Robert Siodmak, 1950
Starring: Barbara Stanwyck, Wendell Corey, Paul Kelly
Assistant district attorney Cleve Marshall refuses to go home one night, because he’s tired of putting up with his controlling father-in-law, and stays at the office to get drunk. It’s there that he encounters Thelma Jordan, a woman trying to report a potential robbery of her wealthy aunt’s jewelry. She and Cleve soon begin an affair, though he realizes that her past is far murkier than it seems. One night she calls him in a panic – her aunt has been shot to death – and he comes to help her remove any evidence that may accidentally incriminate her. Cleve also winds up prosecuting in court, where he can further protect her, but he soon realizes that Thelma is not as innocent as she claims to be…
This final film noir from director Robert Siodmak is definitely underrated and shines mostly because of a stellar performance from Barbara Stanwyck – though let’s face it; she’s excellent in everything. There’s also a well-crafted script that builds slowly but steadily and makes up for a series of melodramatic moments by focusing on the moral gray areas in Cleve and Thelma, and their obvious attraction to one another. Unlike many other noir efforts, their attraction grows into love, not betrayal, which is The File on Thelma Jordan’s true source of anxiety and tension. In some ways, this is a quieter, less stylish, and more mature take on Double Indemnity. Similar themes are played out – a woman and a man decide to participate in murder for financial gain – but the elements are mixed around. While Double Indemnity is certainly the superior film, in many ways Cleve and Thelma are more complex, developed characters than the fatally sexy Phyllis Dietrichson and the good-hearted dupe, Walter Neff.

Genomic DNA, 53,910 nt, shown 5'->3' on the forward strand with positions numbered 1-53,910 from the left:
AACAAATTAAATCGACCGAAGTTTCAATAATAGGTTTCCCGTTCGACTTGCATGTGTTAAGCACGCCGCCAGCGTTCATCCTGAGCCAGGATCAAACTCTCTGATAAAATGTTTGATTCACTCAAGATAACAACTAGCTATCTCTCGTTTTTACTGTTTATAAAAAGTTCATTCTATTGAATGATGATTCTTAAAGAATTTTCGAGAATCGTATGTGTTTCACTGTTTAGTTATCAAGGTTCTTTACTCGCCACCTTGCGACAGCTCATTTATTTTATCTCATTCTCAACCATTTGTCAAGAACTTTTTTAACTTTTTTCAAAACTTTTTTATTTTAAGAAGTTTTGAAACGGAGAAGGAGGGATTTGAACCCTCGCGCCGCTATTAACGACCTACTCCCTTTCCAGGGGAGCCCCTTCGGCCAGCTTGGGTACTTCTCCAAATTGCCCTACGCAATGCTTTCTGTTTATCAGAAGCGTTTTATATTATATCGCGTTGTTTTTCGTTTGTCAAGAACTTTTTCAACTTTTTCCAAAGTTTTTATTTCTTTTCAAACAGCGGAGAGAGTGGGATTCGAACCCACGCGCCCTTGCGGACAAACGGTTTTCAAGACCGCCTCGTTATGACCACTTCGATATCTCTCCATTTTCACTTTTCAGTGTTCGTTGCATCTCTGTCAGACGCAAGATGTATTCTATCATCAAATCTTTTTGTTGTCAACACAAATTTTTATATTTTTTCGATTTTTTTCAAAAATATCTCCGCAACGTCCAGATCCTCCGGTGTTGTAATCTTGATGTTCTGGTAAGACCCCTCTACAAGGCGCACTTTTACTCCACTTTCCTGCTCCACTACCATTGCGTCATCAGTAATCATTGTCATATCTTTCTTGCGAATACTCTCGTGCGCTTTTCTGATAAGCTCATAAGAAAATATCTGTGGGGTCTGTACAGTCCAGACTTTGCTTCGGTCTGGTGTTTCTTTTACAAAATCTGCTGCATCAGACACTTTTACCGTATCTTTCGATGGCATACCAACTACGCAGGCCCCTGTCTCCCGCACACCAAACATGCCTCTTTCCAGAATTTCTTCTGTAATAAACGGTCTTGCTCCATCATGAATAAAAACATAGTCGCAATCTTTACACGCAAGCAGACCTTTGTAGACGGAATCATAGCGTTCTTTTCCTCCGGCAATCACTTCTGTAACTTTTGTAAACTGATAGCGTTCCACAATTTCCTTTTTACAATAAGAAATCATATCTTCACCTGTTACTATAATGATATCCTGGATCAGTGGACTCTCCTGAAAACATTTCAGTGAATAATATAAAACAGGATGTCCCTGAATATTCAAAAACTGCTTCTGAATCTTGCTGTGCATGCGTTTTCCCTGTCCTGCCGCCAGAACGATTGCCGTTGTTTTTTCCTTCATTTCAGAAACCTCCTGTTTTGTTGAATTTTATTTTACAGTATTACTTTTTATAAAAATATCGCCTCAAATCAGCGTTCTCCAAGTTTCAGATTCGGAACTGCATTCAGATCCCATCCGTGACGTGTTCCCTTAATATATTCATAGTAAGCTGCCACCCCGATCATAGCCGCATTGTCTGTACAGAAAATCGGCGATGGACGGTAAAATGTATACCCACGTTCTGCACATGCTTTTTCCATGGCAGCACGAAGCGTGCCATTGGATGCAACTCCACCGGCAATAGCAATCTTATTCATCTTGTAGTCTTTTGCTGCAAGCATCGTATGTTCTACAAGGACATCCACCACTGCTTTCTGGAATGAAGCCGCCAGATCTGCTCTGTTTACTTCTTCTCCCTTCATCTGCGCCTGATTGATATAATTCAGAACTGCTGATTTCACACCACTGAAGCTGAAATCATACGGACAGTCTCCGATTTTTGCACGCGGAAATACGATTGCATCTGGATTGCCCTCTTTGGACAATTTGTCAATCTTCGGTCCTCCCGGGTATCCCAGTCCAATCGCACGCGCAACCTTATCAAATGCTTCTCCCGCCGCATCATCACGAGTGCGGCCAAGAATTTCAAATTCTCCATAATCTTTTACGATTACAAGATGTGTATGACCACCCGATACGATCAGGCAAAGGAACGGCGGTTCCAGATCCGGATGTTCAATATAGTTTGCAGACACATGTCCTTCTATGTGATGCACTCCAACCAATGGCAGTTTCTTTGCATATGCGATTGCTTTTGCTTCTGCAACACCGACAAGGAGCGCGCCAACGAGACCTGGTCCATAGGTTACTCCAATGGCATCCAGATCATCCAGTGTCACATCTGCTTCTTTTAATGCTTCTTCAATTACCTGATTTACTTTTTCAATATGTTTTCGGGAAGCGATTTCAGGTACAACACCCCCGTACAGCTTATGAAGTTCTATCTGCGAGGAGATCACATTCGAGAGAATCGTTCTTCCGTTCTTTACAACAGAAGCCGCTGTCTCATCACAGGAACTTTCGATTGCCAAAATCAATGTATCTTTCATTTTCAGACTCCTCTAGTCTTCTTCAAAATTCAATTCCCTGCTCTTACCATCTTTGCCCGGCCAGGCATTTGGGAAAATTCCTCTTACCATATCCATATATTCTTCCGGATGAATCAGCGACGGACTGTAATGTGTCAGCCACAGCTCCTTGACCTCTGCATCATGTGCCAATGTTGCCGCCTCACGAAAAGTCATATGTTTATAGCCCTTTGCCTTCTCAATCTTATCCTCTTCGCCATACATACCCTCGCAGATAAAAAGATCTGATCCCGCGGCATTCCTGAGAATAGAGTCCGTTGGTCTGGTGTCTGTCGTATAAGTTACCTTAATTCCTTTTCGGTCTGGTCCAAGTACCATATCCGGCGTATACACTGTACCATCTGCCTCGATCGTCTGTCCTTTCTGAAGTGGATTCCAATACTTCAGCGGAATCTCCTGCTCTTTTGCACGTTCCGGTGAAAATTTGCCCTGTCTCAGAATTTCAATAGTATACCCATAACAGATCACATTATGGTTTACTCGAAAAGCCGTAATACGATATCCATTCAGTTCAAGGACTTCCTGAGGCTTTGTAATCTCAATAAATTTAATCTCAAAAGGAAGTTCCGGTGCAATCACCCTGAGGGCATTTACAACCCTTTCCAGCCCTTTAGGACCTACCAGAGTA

The underused Wendell Corey (Rear Window, Sorry, Wrong Number) is more aged and serious than Walter Neff. He’s not the typical noir protagonist – a cynical loner who drifts through life with no real attachments – he’s on the rise politically, thanks to his career as assistant district attorney, and has a complicated home life. He loves his wife, who clearly still desires him sexually, but strains under the yoke of her oppressive and controlling father. His affair with Thelma is intentional on her part – she does actually plan to commit a crime with her boyfriend – but their relationship blossoms into real love, which the film takes time to develop, making the events that follow far more believable. Thelma’s divided nature is expressed by Stanwyck, but is also underlined by Tony (Richard Rober), a hunky, good-for-nothing gambler who has an obvious (sexual) influence on Thelma and likely plans to double cross her when she has outlived her usefulness to him.
Their relationship is also flavored by a sense of the crushing weight of adult responsibility. Both Thelma and Cleve are stifled by their life choices. Cleve acts like he’s having a midlife crisis – he stays out late and gets drunk to avoid his wife and her father – and he treats his wife as an authority figure that he must rebel against. Any of his successes are soured by his father-in-law’s involvement or influence. Thelma is similarly controlled by Tony and the demands of her aunt. She rebels by sneaking out at night to meet Cleve and struggles to develop her own identity, which rests somewhere between Tony and her troubled past, the confining and mannerly lifestyle of her aunt, and the somewhat healthier, but doomed love she has with Cleve.
The File on Thelma Jordan isn’t a perfect film. There’s a slow first act that is dialogue heavy and overly sentimental, but if you can stick with it, it pays off. There are some memorable supporting performances from Stanley Ridges (To Be or Not to Be) as the defense attorney and Gertrude Hoffman (Caged) as Thelma’s demanding aunt. There’s also some lovely cinematography from George Barnes, though nothing is particularly above or beyond as film noir goes. The File on Thelma Jordan is enjoyable not because it hits the standard noir beats, but because it uses these in the background and crafts a well-written, well-acted story about complicated adult love birthed in the wake of desperation and crime.
Available on Blu-ray in an average, skimpy release from Olive Films, The File of Thelma Jordan is also available on Archive.org. I would recommend the latter, unless you are a rabid Stanwyck fan. I complain a lot about wishing more obscure horror and noir would be released on Blu-ray, but a barebones disc is not quite what I was referring to. They could have at least included a trailer and one or two special features about Siodmak or Stanwyck. Despite the shoddy release situation, it’s worth watching thanks to a marvelous performance from Stanwyck, who proves that she’s still got it relatively late in her career.